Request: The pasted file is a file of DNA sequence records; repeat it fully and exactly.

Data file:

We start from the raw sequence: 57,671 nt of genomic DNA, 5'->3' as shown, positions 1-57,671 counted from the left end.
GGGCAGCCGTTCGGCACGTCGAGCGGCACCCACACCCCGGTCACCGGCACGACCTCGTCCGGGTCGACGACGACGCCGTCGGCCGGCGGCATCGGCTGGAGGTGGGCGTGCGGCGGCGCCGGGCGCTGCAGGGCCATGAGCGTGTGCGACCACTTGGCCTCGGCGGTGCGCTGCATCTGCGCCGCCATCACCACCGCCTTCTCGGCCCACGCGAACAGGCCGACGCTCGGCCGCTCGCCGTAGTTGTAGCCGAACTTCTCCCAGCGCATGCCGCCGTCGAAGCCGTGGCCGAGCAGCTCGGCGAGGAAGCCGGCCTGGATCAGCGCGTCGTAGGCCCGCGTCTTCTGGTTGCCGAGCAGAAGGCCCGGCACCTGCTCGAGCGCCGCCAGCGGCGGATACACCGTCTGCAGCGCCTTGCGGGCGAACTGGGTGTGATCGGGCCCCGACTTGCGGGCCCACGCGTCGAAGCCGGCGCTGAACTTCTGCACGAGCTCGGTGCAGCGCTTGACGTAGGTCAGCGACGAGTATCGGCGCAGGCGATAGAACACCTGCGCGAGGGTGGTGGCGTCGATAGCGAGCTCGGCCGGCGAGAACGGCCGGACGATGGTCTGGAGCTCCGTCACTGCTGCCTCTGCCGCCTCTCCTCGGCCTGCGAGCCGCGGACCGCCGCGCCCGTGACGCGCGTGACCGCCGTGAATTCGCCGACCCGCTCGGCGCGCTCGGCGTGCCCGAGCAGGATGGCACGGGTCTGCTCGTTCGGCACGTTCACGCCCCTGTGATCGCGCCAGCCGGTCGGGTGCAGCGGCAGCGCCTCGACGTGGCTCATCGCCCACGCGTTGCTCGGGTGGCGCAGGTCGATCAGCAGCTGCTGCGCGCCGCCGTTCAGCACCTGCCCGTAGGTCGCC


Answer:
We start from the raw sequence: 57,671 nt of genomic DNA, 5'->3' as shown, positions 1-57,671 counted from the left end.
GGGCAGCCGTTCGGCACGTCGAGCGGCACCCACACCCCGGTCACCGGCACGACCTCGTCCGGGTCGACGACGACGCCGTCGGCCGGCGGCATCGGCTGGAGGTGGGCGTGCGGCGGCGCCGGGCGCTGCAGGGCCATGAGCGTGTGCGACCACTTGGCCTCGGCGGTGCGCTGCATCTGCGCCGCCATCACCACCGCCTTCTCGGCCCACGCGAACAGGCCGACGCTCGGCCGCTCGCCGTAGTTGTAGCCGAACTTCTCCCAGCGCATGCCGCCGTCGAAGCCGTGGCCGAGCAGCTCGGCGAGGAAGCCGGCCTGGATCAGCGCGTCGTAGGCCCGCGTCTTCTGGTTGCCGAGCAGAAGGCCCGGCACCTGCTCGAGCGCCGCCAGCGGCGGATACACCGTCTGCAGCGCCTTGCGGGCGAACTGGGTGTGATCGGGCCCCGACTTGCGGGCCCACGCGTCGAAGCCGGCGCTGAACTTCTGCACGAGCTCGGTGCAGCGCTTGACGTAGGTCAGCGACGAGTATCGGCGCAGGCGATAGAACACCTGCGCGAGGGTGGTGGCGTCGATAGCGAGCTCGGCCGGCGAGAACGGCCGGACGATGGTCTGGAGCTCCGTCACTGCTGCCTCTGCCGCCTCTCCTCGGCCTGCGAGCCGCGGACCGCCGCGCCCGTGACGCGCGTGACCGCCGTGAATTCGCCGACCCGCTCGGCGCGCTCGGCGTGCCCGAGCAGGATGGCACGGGTCTGCTCGTTCGGCACGTTCACGCCCCTGTGATCGCGCCAGCCGGTCGGGTGCAGCGGCAGCGCCTCGACGTGGCTCATCGCCCACGCGTTGCTCGGGTGGCGCAGGTCGATCAGCAGCTGCTGCGCGCCGCCGTTCAGCACCTGCCCGTAGGTCGCC